9SHARESShareShareSharePrintMailGooglePinterestDiggRedditStumbleuponDeliciousBufferTumblr I’m new here. And I’m a millennial.So naturally on my first day at Weber I got to observe a Millennial panel that focused around their financial habits and banking preferences. Well I have an Alaska Airlines credit card (I’m a sucker for travel points and you can’t knock their companion fare) and 401K, but that is really where my knowledge around financials starts and ends. I couldn’t tell you any details of my 401K, aside from the fact that I got the head nod of approval from my financial advisory (my father); So I figure I’m doing pretty good for myself. It was really interesting for me to sit through this panel and get to see a group of my new coworkers and peers asked questions about how they bank, why they don’t know how to balance a checkbook, and if they know that they should start saving for retirement and not just their next trip to Cabo – because I could relate to every single one.Let’s get back to this blog post…Last month Weber Marketing Group taught the CUES School of Strategic Marketing for managers and executives from credit unions across the country to come and learn about best practices, hear stories from other Credit Union’s successes and leverage current trends in the financial industry. We wanted to kick off the courses for the week by bringing in a target audience that many credit unions struggle to find the right message to resonate with. We are talking about millennials, of course! We put some of our best and brightest millennials from Weber in the hot seat and asked the questions credit unions across the board have been dying to get answers to. The panel was asked a lot of questions about their knowledge of financials and, aside from working in the financial industry and being immersed in banking jargon on a daily basis, the reasoning behind why each individual banks the way they do was surprising to many of the attendees. continue reading »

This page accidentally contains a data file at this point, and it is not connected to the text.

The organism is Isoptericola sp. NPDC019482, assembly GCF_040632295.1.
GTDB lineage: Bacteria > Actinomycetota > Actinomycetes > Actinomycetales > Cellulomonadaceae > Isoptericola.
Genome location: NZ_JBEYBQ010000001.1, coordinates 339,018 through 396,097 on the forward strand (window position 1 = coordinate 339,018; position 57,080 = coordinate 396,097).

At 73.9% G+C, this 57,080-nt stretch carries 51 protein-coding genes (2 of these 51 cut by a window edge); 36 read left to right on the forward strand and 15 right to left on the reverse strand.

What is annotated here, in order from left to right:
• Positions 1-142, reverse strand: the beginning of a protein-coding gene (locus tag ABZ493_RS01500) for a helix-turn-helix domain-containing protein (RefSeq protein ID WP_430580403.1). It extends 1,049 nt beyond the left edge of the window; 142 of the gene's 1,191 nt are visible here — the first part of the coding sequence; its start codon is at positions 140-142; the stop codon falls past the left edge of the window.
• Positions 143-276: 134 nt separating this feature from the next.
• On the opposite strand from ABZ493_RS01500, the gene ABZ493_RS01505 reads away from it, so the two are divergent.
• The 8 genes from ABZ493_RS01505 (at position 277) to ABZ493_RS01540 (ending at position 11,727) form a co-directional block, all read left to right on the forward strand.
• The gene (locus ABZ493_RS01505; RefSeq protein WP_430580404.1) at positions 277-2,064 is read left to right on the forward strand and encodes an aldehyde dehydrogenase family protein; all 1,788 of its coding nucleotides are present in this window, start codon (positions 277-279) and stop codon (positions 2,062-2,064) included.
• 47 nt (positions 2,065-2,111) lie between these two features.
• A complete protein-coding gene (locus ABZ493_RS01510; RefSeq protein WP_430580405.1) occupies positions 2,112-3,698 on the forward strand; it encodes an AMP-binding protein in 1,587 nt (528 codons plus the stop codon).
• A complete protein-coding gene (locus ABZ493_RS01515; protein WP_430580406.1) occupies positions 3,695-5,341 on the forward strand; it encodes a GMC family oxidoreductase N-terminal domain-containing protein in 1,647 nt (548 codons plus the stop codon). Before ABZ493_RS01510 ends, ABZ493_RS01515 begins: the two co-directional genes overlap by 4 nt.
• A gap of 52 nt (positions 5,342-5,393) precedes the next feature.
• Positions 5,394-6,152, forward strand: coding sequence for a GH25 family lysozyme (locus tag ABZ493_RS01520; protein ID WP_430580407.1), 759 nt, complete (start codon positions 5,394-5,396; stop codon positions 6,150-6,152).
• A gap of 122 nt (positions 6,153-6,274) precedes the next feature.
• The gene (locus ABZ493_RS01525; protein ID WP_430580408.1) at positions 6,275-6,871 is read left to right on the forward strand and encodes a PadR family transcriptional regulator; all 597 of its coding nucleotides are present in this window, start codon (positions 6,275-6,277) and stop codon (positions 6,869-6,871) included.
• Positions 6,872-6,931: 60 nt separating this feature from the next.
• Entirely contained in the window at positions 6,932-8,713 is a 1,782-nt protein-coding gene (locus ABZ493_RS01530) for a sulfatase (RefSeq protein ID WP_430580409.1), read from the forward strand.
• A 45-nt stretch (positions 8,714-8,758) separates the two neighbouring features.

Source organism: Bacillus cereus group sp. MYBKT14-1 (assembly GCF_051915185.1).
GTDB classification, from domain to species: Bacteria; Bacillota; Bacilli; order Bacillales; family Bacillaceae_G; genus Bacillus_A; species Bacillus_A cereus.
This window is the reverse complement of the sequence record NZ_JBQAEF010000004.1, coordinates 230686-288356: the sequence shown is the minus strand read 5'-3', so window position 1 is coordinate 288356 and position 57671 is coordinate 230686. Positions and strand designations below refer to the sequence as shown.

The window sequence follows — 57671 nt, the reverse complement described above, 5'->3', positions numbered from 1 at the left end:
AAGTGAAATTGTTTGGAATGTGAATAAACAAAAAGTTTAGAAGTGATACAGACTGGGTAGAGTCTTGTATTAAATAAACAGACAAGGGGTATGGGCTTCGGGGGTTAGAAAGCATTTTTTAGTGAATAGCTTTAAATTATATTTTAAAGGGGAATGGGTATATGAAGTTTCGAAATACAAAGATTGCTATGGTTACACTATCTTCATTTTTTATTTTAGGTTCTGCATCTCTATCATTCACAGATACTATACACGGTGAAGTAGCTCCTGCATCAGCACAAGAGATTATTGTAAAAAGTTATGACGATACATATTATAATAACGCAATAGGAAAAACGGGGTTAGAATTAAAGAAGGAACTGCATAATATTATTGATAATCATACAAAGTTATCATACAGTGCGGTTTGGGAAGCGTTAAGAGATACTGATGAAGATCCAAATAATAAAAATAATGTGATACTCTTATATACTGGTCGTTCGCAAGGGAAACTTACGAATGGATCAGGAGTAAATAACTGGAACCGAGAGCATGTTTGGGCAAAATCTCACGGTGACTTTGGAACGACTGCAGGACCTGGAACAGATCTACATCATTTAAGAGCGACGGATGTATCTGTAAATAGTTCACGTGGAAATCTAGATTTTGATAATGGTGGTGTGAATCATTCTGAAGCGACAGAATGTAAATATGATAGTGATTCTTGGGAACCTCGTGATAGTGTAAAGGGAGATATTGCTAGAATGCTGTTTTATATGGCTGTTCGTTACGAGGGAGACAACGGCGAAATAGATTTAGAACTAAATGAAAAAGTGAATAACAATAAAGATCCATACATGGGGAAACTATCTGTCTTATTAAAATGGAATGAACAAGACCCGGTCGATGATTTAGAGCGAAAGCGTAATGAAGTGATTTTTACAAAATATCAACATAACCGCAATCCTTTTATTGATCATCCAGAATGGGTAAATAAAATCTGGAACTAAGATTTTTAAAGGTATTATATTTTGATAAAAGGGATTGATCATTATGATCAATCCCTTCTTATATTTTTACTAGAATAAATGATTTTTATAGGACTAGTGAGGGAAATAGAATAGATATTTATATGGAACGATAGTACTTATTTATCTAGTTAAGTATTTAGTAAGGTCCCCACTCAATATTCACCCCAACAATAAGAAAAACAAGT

Anand Mehta, regional director of Amazon operations, made the announcement with Onondaga County Executive Ryan McMahon at his daily briefing on the coronavirus. According to our sister station CNY Central it will be bringing at least 1,000 jobs to Clay. With no development, the golf course would pay about $800,000 dollars in taxes over the next 15 years, McMahon said. Even with the tax breaks, economic experts say the warehouse will generate 28% more than that. The fulfillment center will be the “first of its kind” in Upstate New York, McMahon and Mehta said. Employees will work alongside robotic technology to pick, pack and ship customer orders. It will be open by September 2021, in time for the holiday shopping season. CLAY, N.Y. (CNY CENTRAL/WBNG)- Amazon is now making its way to central New York. Syracuse Mayor Ben Walsh, Clay Town Supervisor Damian Ulatowski and Rep. John Katko (R-NY24) joined McMahon at the news conference for the announcement. It’s a $350 million project, McMahon said, which would produce $28 million in tax revenue for local municipalities. The 3.7 million square foot warehouse will be built on the grounds of the Liverpool Public Golf & Country Club off Morgan Road. The warehouse is now being described as a logistics, robotic “state of the art” facility. McMahon was asked about recent protests by Amazon employees over how the company has treated them during the pandemic. McMahon said there are “two sides to every story,” and believes Amazon won’t just be a good neighbor, but “a great neighbor.” Onondaga County approved $71 million in tax breaks over 15 years for the Clay warehouse project. The company will receive $20,000,000 in sales tax breaks, more than $49,000,000 in property tax breaks and nearly $1.7 million in mortgage tax breaks over 15 years. Construction on the warehouse is underway.